ABOUT GLOBAL TRADE ALERT

The Global Trade Alert (GTA) was launched in June 2009 when it was feared that the global financial crisis would lead governments to adopt widespread 1930s-style beggar-thy-neighbour policies.

Although global in scope, the GTA has given particular attention to the policy choices of the G-20 governments ever since their leaders made a “no protectionism” pledge in Washington DC in November 2008.

Although initially conceived as a trade policy monitoring initiative, as thousands of policy announcements have been documented, the GTA has become a widely-used input for analysis and decision-making by firms, industry associations, journalists, researchers, international organisations, and governments.

This reflects the fact that, as the International Monetary Fund noted in 2016, the GTA “has the most comprehensive coverage of all types of trade-discriminatory and trade liberalizing measures.”

For further information about the data collection methods of the Global Trade Alert see section 3 of this paper and pages 17-19 of this report. In recent years each GTA report has contained a chapter “What’s new in the Global Trade Alert database?” where updates on data collection methods, presentation of results, and sources are provided.

 
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REPORTS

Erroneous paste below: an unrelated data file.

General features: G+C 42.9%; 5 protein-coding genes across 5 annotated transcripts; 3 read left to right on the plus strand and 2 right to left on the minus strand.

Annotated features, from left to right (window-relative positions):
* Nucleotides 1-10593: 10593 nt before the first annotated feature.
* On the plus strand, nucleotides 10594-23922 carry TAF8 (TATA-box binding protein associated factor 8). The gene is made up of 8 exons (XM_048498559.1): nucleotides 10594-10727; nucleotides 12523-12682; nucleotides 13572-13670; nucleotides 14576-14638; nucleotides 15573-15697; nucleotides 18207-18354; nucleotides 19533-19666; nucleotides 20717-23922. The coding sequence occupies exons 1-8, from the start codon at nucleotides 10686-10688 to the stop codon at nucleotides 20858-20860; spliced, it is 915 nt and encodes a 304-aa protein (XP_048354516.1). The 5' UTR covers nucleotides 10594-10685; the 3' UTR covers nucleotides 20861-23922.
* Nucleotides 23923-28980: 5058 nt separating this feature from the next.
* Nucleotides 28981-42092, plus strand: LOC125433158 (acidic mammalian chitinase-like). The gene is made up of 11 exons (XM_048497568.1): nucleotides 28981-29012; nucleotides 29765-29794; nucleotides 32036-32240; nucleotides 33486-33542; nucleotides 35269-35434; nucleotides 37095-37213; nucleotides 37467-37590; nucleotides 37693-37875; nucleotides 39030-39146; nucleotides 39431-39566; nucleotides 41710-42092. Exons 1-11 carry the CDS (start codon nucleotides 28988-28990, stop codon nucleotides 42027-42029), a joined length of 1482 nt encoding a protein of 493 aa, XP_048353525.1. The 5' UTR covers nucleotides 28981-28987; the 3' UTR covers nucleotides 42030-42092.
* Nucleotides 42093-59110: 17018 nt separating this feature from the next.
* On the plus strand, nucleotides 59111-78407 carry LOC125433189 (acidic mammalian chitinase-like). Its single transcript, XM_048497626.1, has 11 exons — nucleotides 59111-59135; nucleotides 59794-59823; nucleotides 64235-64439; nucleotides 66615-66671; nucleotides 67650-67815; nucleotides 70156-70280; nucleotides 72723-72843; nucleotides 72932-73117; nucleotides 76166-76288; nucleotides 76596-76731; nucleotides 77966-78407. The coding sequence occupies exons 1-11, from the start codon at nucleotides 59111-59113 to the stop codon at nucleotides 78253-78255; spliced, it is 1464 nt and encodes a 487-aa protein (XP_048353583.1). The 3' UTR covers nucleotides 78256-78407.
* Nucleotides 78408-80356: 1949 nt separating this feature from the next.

THE 22ND GLOBAL TRADE ALERT REPORT

Going Spare: Steel, Excess Capacity, and Protectionism

Simon J. Evenett & Johannes Fritz

During the past year some of America’s trading partners have sought to rein in Washington’s unilateral protectionist instincts by framing the woes of the trading system in terms of global excess capacity—essentially diplomatic code for Chinese excess capacity in manufactures. The joint EU, Japanese, and US statement pledging cooperation on such matters at last December’s WTO Ministerial Conference was an important milestone in this co-option strategy. In light of the threatened imposition of tariffs on steel and aluminium products on widely-derided national security grounds, this report examines whether America’s trading partners should double down on this particular strategy. To do so, we evaluate whether excess capacity in manufactured goods is a systemic threat to the world trading system. Read more

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